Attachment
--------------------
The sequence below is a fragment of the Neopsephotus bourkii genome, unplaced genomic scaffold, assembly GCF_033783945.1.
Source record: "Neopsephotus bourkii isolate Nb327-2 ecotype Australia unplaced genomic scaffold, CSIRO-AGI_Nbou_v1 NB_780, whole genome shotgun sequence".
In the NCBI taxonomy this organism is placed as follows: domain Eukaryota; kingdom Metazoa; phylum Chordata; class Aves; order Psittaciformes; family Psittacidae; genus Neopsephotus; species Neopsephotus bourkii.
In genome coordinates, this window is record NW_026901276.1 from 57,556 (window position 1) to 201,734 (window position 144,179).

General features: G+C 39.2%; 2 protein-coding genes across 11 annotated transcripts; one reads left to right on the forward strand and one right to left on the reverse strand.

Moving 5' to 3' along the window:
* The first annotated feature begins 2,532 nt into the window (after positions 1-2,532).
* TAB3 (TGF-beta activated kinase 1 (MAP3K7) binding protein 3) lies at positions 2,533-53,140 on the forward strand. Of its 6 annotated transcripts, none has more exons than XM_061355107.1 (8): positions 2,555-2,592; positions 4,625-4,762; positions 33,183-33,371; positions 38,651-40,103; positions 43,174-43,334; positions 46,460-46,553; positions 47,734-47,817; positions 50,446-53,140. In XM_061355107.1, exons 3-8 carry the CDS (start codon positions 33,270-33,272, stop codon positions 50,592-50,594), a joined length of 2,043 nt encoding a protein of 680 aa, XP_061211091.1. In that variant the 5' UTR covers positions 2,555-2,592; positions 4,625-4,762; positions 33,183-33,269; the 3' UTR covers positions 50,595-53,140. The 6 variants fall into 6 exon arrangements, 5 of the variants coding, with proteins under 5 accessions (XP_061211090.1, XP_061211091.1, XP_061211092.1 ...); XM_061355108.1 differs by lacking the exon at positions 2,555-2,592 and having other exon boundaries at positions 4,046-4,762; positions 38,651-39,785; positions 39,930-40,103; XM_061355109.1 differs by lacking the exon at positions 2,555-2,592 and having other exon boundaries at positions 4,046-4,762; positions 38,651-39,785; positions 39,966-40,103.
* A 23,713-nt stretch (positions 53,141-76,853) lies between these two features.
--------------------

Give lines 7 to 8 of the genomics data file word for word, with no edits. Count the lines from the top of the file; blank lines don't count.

* The first annotated feature begins 2,532 nt into the window (after positions 1-2,532).
* TAB3 (TGF-beta activated kinase 1 (MAP3K7) binding protein 3) lies at positions 2,533-53,140 on the forward strand. Of its 6 annotated transcripts, none has more exons than XM_061355107.1 (8): positions 2,555-2,592; positions 4,625-4,762; positions 33,183-33,371; positions 38,651-40,103; positions 43,174-43,334; positions 46,460-46,553; positions 47,734-47,817; positions 50,446-53,140. In XM_061355107.1, exons 3-8 carry the CDS (start codon positions 33,270-33,272, stop codon positions 50,592-50,594), a joined length of 2,043 nt encoding a protein of 680 aa, XP_061211091.1. In that variant the 5' UTR covers positions 2,555-2,592; positions 4,625-4,762; positions 33,183-33,269; the 3' UTR covers positions 50,595-53,140. The 6 variants fall into 6 exon arrangements, 5 of the variants coding, with proteins under 5 accessions (XP_061211090.1, XP_061211091.1, XP_061211092.1 ...); XM_061355108.1 differs by lacking the exon at positions 2,555-2,592 and having other exon boundaries at positions 4,046-4,762; positions 38,651-39,785; positions 39,930-40,103; XM_061355109.1 differs by lacking the exon at positions 2,555-2,592 and having other exon boundaries at positions 4,046-4,762; positions 38,651-39,785; positions 39,966-40,103.